Globe and Mail

Rating Above average

Reviewed on Apr 25 2017

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Grann’s accomplished and necessary account of injustice, avarice and racist violence, tells a story both old and new.

Guardian

Rating Good

Reviewed on Aug 03 2017

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Smith makes many telling, shrewd points in pursuit of realigning the popular image of Prince Charles, but the observation that stuck with me, one that brings us full circle, is a perfect illustration of her acumen.

NY Times

Rating Above average

Reviewed on May 10 2017

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I have to admit that there was one thing I missed in this book so very much – humor. Of course this is not a light-hearted book in the same way as Amanda Quick’s early books were, and I did not expect humor and laughter on every page or even every other page, but I would have loved to see more humorous touches .

Dear Author

Rating Above average

Reviewed on May 09 2017

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...there is something reductive about the last third of the book...They may feel it takes too long to get to the action, but I loved watching the author walk the tightrope of deeper questions, was thrilled to see him push the boundaries of human understanding for its own merits...

NY Times

Rating Above average

Reviewed on Jun 02 2017

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Mr. Baldacci has come up with another winner of a thriller and the reader can expect to hear more about the agent who sees everything in blue.

Washington Times

Rating Good

Reviewed on May 04 2017

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Unfortunately, the artworks in The Electric Sublime don't get much more recent than that; Prince and his illustrators seem to think art stopped evolving sometime around the 1920s.

NPR

Rating Below average

Reviewed on Apr 29 2017

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These are the difficult questions that Antonia Honeywell asks through in her powerful debut novel. The stream-of-consciousness style makes it not the easiest read, and Lalla can be a frustrating window on this world. But in the end, it’s a provocative novel...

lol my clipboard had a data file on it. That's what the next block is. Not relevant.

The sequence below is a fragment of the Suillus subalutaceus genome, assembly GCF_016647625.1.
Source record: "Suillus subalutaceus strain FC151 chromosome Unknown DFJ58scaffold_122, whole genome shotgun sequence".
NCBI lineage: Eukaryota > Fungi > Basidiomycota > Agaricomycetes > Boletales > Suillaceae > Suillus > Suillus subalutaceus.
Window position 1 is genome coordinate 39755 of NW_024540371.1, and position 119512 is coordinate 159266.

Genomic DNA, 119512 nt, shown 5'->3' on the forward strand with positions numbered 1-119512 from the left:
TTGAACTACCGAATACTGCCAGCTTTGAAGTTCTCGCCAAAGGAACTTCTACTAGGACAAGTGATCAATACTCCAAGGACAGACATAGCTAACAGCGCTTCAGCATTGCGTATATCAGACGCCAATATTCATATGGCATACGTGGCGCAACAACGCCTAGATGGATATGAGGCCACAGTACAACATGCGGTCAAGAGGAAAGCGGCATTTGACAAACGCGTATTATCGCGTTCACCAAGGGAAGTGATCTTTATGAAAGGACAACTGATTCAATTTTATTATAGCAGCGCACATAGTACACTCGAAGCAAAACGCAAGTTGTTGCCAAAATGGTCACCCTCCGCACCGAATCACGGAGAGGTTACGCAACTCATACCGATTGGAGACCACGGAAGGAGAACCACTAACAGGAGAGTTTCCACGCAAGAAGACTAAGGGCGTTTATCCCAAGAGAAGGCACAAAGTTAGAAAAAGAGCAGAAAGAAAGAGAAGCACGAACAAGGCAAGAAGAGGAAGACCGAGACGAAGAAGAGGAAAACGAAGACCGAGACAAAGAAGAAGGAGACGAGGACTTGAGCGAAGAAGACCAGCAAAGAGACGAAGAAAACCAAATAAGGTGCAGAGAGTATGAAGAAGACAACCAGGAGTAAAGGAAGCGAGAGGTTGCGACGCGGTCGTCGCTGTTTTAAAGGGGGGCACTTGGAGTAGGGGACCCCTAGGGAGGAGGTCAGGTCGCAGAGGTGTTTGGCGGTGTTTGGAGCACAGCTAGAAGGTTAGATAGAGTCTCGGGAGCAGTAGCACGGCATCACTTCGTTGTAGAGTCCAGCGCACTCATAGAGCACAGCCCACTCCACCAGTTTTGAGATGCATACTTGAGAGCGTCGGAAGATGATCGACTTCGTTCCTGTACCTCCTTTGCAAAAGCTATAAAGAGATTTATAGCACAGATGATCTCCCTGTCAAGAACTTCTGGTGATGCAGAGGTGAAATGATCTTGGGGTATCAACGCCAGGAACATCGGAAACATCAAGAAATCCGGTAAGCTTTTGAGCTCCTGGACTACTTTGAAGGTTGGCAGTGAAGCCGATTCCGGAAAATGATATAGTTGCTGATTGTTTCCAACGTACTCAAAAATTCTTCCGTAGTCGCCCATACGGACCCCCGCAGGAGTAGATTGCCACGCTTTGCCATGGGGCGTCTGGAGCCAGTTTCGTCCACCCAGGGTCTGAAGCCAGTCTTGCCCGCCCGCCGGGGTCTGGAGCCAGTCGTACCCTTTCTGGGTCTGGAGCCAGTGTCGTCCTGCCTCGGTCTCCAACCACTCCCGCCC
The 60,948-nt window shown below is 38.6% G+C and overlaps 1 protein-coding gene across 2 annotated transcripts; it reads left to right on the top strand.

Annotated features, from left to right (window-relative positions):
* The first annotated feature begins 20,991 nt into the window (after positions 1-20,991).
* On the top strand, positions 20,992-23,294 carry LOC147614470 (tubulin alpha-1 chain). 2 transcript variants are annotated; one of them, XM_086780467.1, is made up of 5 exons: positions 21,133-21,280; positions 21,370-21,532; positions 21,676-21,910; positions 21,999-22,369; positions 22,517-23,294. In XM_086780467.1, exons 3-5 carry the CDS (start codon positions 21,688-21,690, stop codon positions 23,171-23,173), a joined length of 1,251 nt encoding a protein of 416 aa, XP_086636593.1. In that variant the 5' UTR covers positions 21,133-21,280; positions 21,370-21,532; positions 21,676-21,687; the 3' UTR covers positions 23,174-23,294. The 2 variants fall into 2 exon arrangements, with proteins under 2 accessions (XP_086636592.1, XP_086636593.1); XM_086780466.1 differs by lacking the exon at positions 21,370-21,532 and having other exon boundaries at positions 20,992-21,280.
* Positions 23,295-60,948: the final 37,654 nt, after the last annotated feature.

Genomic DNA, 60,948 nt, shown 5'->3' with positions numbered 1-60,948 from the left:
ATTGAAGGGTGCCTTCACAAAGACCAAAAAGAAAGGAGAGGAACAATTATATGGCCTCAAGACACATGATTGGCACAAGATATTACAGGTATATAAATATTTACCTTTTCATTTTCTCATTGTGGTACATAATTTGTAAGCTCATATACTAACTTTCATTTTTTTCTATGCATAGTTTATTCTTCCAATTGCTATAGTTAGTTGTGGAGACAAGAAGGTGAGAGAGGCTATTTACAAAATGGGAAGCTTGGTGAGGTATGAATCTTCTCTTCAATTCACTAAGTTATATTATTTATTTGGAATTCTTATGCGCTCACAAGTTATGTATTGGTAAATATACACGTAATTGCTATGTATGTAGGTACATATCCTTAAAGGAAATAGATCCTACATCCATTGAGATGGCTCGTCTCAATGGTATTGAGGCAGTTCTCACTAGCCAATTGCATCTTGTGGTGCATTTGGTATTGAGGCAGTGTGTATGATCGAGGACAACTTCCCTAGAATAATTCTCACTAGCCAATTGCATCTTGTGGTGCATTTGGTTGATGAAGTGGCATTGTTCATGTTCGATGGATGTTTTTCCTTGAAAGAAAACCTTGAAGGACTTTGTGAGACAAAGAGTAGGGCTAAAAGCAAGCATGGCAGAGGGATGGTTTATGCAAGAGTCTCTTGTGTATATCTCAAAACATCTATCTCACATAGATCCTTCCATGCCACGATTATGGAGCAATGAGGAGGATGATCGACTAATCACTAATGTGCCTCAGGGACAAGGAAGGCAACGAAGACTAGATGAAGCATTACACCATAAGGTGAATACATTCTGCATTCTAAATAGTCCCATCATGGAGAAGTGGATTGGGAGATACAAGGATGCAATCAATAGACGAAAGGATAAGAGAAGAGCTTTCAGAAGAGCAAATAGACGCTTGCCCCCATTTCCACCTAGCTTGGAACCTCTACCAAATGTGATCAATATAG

LA Times

Rating Above average

Reviewed on Apr 28 2017

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The “tell off” speeches were sweet to hear and the changes in Caroline and Nat nice to see but it all felt “on cue.” Nothing surprised me. As a mindless beach read, it’s great but I doubt I’ll remember much about it.

Dear Author

Rating Above average

Reviewed on Apr 28 2017

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"Borne,” Jeff Vandermeer’s lyrical and harrowing new novel, may be the most beautifully written, and believable, post-apocalyptic tale in recent memory...

LA Times

Rating Good

Reviewed on Apr 27 2017

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Walkaway is his newest, and it is remarkable. It's one of those books that I don't want to describe at all, because doing so would ruin the new car smell of stepping into a fresh-off-the-lot universe.

NPR

Rating Good

Reviewed on Apr 27 2017

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But as I continued reading, I was less and less interested in this somewhat disagreeable woman. Sometimes it’s better not to know details about public figures as it definitely can take the bloom off the rose.

Dear Author

Rating Below average

Reviewed on Apr 27 2017

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Mr. Burns establishes that the Eleanor Roosevelt whom the world knew, respected and admired was shaped by the father of whom she saw so little but whose influence was definitive.

Washington Times

Rating Above average

Reviewed on Apr 26 2017

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The result is a rich, heady concoction, rippling with provocative ideas. There is nothing in “The Book of Joan” that is not a great gift to Yuknavitch’s readers, if only they are ready to receive it.

NY Times

Rating Good

Reviewed on Apr 25 2017